Strata Conference 2012 - Script

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Strata Conference 2012 - Script

  1. 1. STRATA CONFERENCE!Financial Data and Journalism - How Bloomberg Makes Data Work1Hello everyone,My name is Marianne Bouchart and I’m the Web Producer EMEA atBloomberg News. I’m also in charge of initiating data journalism projectsand visualisations around Europe, Middle East and Africa.And I’m here today to talk about How Bloomberg News Makes DataWork…2We have the chance today to have in this audience a vast range ofpeople from various backgrounds, some of you may work in verydifferent industries but there’s one thing that brings us all together todayis that we believe in data and we believe not just in data itself but in allthe ways we can Make It Work.And at Bloomberg, making data work is what we love doing.You don’t need to be an investor or a stock broker to know that theworld’s markets have a massive impact on our everyday lives.Whether it is the euro zone crisis or the Libor probe or even Facebook’shistoric Initial Public Offering, financial data and what mediaorganisations make out of them have become crucial.The question we will raise during this session is how a financial newsorganisation like Bloomberg handles data on a daily basisand to give you a grasp of how financial data is used and howBloomberg News is making the most out of it by developing excitingprojects in data journalism and interactive visualizations on all itsmultimedia platforms.3What’s Bloomberg? 1/11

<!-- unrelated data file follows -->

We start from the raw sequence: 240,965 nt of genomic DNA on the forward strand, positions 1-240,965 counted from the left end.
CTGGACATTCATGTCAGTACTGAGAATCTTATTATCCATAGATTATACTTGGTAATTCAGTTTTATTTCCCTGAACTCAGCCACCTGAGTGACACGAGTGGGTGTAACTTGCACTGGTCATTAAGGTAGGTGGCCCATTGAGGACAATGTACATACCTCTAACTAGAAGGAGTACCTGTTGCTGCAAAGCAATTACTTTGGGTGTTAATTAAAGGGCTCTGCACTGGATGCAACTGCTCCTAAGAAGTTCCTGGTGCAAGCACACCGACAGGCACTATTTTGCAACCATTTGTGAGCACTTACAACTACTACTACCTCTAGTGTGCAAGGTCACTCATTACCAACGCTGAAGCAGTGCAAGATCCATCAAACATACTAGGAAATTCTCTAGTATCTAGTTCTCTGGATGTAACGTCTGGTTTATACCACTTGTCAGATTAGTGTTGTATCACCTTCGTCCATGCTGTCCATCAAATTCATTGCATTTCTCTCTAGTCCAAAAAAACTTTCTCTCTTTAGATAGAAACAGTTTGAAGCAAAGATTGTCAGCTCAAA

2. 2. STRATA CONFERENCE!So when you think of Bloomberg, the 1st thing that comes to mind is4this, right? Michael Bloomberg, the mayor of New York. And that’s a veryfair 1st impression since he is the founder of Bloomberg L.P. he createdit in 1982, and it kept on evolving since then!All quite reassuring so far..What’s maybe a bit less reassuring is that the second thing that comesto mind when thinking about Bloomberg is:5a bunch of words: Data, Finance, Markets, Complicated, NicheMaybe a bit scary...Right, and that’s also quite a fair comment. But although it’s true that thecore product of Bloomberg is mainly targetted towards a niche audienceof investors and people working in the financial industry,I’ll try and prove you during this session that we actually producecontent for a far broader audience, not just in finance, but in subjectssuch as sports or politics. And in ways that you may not even expect..and I hope I’ll achieve that today…6People ask us all the time whether we are a technology company, amedia company, a data company, or are we an information company?And in many ways, Bloomberg is actually all of the above.7With headquarters in New York, the company employs more than15,000 people in 192 locations worldwide. 2/11